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Recall, Kendall distance is a manipulation of Kendall tau, in that it only considers discordant pairs, and therefore is a dissimilarity measure. It ranges from 0-1 and is calculated as follows:

$d= \frac{discordantPairs}{allPairs}$

Is there any significance test for this? How can the result of a comparison of two ranked lists be tested for significance? I am having trouble thinking of the right null hypothesis. -- One possibility is to say how likely is the observed d to occur if two lists of size n were permuted thousands of times. Does this approach makes sense with a distance metric?

Btw, here are the results from a 1000 run permutation of n=16, with the red lines indicating 0.05 and 0.95 significance levels respectively.

enter image description here

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  • $\begingroup$ "Is there any significance test for this?" - in relation to which hypothesis? (i.e. what statement about a population are you trying to test?) $\endgroup$
    – Glen_b
    Mar 23, 2020 at 7:41
  • $\begingroup$ That's kind of what I'm confused about. What is the right null hypothesis for a distance-based measure? I guess, "that the distance observed between two ranked lists is not due to chance"? $\endgroup$
    – ha554an
    Mar 23, 2020 at 20:18

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There's certainly a test for it. The usual test for the Kendall correlation (that the population correlation is 0 vs the alternative that it's not 0) would correspond (under the usual assumption of continuity) to a test of the null that the normalized Kendall distance is $\frac12$ against the alternative that it differs from $\frac12$ (for the two-sided test; you can also do one sided tests).

Which is to say the p-value for one will be the p-value for the other.

It's unclear what hypothesis you had in mind though*, or whether this test would be any use to you.

With continuity (hence no ties), $n_c+n_d=n$, and $τ=(n_c−n_d)/n$ $=(n−n_d−n_d)/n$ $=1-2n_d/n$ $=1-2d_K$. So $τ=0⟹d_K=\frac12$.

* (you start with a hypothesis and then find a test -- if you don't have one, why would you contemplate testing anything?)

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  • $\begingroup$ So would I use the significance value from a Kendall-tau correlation? How did you arrive at 1/2? I can't seem to find any literature about how distance should be interpreted and if less or greater than 1/2 is some sort of a boundary. I'll tell you my situation, I am trying to compare 3 ranked lists and get an understanding of how far away each is from one another. $\endgroup$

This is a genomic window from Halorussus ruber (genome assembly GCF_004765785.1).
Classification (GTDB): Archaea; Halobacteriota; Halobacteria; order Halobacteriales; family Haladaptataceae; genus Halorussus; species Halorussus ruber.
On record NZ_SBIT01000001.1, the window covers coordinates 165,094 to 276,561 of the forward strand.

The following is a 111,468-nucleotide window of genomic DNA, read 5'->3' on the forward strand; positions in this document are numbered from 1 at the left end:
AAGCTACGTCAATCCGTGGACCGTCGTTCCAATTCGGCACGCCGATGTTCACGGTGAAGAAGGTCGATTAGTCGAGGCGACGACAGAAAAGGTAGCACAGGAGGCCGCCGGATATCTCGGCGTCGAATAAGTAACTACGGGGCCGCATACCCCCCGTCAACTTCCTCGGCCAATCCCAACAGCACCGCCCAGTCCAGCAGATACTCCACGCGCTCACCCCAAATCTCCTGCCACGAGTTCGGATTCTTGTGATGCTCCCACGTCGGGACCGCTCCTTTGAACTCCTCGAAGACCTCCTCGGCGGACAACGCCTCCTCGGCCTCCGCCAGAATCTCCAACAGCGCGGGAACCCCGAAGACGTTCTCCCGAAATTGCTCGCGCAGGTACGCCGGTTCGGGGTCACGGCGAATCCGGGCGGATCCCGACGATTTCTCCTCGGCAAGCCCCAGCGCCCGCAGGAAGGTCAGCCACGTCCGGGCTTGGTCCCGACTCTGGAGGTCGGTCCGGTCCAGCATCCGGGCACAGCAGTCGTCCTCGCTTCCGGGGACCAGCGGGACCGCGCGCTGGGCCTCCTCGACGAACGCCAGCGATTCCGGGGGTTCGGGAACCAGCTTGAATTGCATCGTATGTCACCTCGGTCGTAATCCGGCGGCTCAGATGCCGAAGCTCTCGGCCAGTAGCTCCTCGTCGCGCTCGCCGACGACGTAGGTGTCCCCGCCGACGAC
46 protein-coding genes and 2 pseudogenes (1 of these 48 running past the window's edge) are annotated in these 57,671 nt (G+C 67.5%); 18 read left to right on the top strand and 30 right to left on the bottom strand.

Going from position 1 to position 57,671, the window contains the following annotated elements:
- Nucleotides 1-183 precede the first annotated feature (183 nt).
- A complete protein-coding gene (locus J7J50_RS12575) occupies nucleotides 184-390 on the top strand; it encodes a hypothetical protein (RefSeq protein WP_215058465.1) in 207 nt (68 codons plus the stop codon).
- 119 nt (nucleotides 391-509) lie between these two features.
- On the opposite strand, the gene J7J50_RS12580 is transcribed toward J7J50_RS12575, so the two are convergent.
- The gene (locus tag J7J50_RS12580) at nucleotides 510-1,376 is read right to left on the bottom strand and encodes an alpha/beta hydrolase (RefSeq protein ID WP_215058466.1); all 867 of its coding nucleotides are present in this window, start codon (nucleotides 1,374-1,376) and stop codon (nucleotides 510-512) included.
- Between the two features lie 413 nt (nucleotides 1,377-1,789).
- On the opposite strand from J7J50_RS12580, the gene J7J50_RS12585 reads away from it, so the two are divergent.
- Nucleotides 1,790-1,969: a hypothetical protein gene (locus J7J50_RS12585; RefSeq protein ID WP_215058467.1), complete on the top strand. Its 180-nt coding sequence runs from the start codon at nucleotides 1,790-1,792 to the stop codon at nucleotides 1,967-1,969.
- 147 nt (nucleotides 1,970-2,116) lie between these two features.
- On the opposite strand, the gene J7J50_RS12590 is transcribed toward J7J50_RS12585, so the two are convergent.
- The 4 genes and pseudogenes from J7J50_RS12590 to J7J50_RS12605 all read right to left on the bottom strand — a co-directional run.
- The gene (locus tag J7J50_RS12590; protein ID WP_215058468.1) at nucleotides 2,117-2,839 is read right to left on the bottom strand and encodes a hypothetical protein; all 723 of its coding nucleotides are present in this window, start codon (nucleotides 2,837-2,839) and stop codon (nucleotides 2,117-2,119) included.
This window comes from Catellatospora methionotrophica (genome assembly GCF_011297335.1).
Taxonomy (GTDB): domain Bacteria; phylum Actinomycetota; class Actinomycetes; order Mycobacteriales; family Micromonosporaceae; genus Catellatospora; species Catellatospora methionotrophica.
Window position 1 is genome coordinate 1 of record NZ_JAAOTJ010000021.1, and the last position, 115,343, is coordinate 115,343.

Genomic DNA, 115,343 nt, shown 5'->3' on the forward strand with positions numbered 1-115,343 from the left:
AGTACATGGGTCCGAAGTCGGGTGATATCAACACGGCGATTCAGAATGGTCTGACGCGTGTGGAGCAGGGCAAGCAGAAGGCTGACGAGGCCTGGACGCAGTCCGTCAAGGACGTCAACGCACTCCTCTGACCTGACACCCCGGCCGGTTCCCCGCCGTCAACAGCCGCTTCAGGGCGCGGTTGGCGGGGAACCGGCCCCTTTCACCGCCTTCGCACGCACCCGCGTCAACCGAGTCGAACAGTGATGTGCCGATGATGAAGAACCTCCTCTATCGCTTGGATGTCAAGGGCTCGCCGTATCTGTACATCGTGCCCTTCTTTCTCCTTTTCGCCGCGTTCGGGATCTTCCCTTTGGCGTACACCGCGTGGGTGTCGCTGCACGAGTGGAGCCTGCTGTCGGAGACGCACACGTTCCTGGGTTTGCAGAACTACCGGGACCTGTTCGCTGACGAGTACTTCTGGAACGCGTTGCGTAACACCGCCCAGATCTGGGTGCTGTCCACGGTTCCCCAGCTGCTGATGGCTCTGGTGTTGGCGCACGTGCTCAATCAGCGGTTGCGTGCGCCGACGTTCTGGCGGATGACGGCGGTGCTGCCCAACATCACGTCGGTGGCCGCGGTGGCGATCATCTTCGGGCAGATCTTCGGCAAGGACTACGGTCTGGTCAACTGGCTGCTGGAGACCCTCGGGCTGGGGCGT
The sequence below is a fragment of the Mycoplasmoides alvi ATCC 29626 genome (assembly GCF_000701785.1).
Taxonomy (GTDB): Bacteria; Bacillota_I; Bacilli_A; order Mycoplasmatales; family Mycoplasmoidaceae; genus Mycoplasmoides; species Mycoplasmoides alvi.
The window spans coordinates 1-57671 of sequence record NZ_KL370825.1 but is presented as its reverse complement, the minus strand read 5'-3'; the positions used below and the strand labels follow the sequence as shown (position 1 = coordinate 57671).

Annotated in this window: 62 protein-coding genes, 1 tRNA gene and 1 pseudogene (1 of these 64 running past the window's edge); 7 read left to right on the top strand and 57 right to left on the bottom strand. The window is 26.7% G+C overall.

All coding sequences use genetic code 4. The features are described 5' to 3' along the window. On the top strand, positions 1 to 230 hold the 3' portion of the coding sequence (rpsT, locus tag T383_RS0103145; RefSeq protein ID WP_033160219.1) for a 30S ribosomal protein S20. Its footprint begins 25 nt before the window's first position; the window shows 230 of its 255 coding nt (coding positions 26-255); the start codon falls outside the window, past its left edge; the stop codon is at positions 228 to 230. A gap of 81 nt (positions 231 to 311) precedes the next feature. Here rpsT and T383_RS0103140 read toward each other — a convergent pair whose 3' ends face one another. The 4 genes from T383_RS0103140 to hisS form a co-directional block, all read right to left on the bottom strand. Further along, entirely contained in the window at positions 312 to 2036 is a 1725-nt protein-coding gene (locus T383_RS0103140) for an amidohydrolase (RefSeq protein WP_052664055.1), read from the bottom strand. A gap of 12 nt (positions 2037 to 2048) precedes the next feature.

– ha554an
    Mar 23, 2020 at 20:23
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    $\begingroup$ "how far away" is not a testing question. $\endgroup$
    – Glen_b
    Mar 23, 2020 at 22:44
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    $\begingroup$ I have edited my answer $\endgroup$
    – Glen_b
    Mar 23, 2020 at 22:54
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    $\begingroup$ By chance under what assumption? Testing against 1/2 - as already discussed - corresponds to testing whether they're uncorrelated (as Kendall measures it), but why would rejecting that null be interesting here? Surely the correlation is not actually 0, why would we consider otherwise? (Indeed, why is any hypothesis test interesting here?). You need to be clearer about what you need to find out. $\endgroup$
    – Glen_b
    Mar 24, 2020 at 1:21
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    $\begingroup$ 1. "determine whether an individual's ranked preferences of n items changed from one-time point to another" -- you can see all the individual's ranked preferences at both time points and whether they were the same, so that appears not to be a subject for a hypothesis test (what's the population, and what's the hypothesis about it?). 2. "I meant if the two lists being compared were random permutations" -- what has that to do with the question about change in preferences over time? A small change would not be random but would presumably be of interest. Why random permutations? $\endgroup$
    – Glen_b
    Mar 24, 2020 at 4:10

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